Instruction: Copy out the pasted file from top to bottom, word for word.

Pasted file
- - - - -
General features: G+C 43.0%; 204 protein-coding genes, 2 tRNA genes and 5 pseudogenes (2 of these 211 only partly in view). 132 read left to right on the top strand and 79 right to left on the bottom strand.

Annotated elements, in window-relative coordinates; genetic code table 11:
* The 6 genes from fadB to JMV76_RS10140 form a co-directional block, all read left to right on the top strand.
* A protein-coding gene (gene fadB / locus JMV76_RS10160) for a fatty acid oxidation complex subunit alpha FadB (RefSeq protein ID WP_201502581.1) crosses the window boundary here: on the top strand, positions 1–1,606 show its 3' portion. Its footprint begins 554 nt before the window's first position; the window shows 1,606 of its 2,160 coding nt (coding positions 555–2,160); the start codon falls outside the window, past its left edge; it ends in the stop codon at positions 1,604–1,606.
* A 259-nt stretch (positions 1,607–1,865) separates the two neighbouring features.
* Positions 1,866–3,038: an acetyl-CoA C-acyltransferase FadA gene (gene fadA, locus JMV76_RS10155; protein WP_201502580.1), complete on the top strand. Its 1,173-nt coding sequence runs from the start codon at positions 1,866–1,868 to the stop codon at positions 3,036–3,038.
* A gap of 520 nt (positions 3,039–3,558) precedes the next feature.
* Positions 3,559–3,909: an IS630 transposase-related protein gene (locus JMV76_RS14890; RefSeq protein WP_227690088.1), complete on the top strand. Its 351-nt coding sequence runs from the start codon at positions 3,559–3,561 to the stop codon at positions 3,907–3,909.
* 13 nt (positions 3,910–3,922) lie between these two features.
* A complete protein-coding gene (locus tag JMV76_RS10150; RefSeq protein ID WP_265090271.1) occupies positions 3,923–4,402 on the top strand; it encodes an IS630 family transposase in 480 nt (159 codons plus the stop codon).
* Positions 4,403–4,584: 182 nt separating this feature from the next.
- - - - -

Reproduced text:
General features: G+C 43.0%; 204 protein-coding genes, 2 tRNA genes and 5 pseudogenes (2 of these 211 only partly in view). 132 read left to right on the top strand and 79 right to left on the bottom strand.

Annotated elements, in window-relative coordinates; genetic code table 11:
* The 6 genes from fadB to JMV76_RS10140 form a co-directional block, all read left to right on the top strand.
* A protein-coding gene (gene fadB / locus JMV76_RS10160) for a fatty acid oxidation complex subunit alpha FadB (RefSeq protein ID WP_201502581.1) crosses the window boundary here: on the top strand, positions 1–1,606 show its 3' portion. Its footprint begins 554 nt before the window's first position; the window shows 1,606 of its 2,160 coding nt (coding positions 555–2,160); the start codon falls outside the window, past its left edge; it ends in the stop codon at positions 1,604–1,606.
* A 259-nt stretch (positions 1,607–1,865) separates the two neighbouring features.
* Positions 1,866–3,038: an acetyl-CoA C-acyltransferase FadA gene (gene fadA, locus JMV76_RS10155; protein WP_201502580.1), complete on the top strand. Its 1,173-nt coding sequence runs from the start codon at positions 1,866–1,868 to the stop codon at positions 3,036–3,038.
* A gap of 520 nt (positions 3,039–3,558) precedes the next feature.
* Positions 3,559–3,909: an IS630 transposase-related protein gene (locus JMV76_RS14890; RefSeq protein WP_227690088.1), complete on the top strand. Its 351-nt coding sequence runs from the start codon at positions 3,559–3,561 to the stop codon at positions 3,907–3,909.
* 13 nt (positions 3,910–3,922) lie between these two features.
* A complete protein-coding gene (locus tag JMV76_RS10150; RefSeq protein ID WP_265090271.1) occupies positions 3,923–4,402 on the top strand; it encodes an IS630 family transposase in 480 nt (159 codons plus the stop codon).
* Positions 4,403–4,584: 182 nt separating this feature from the next.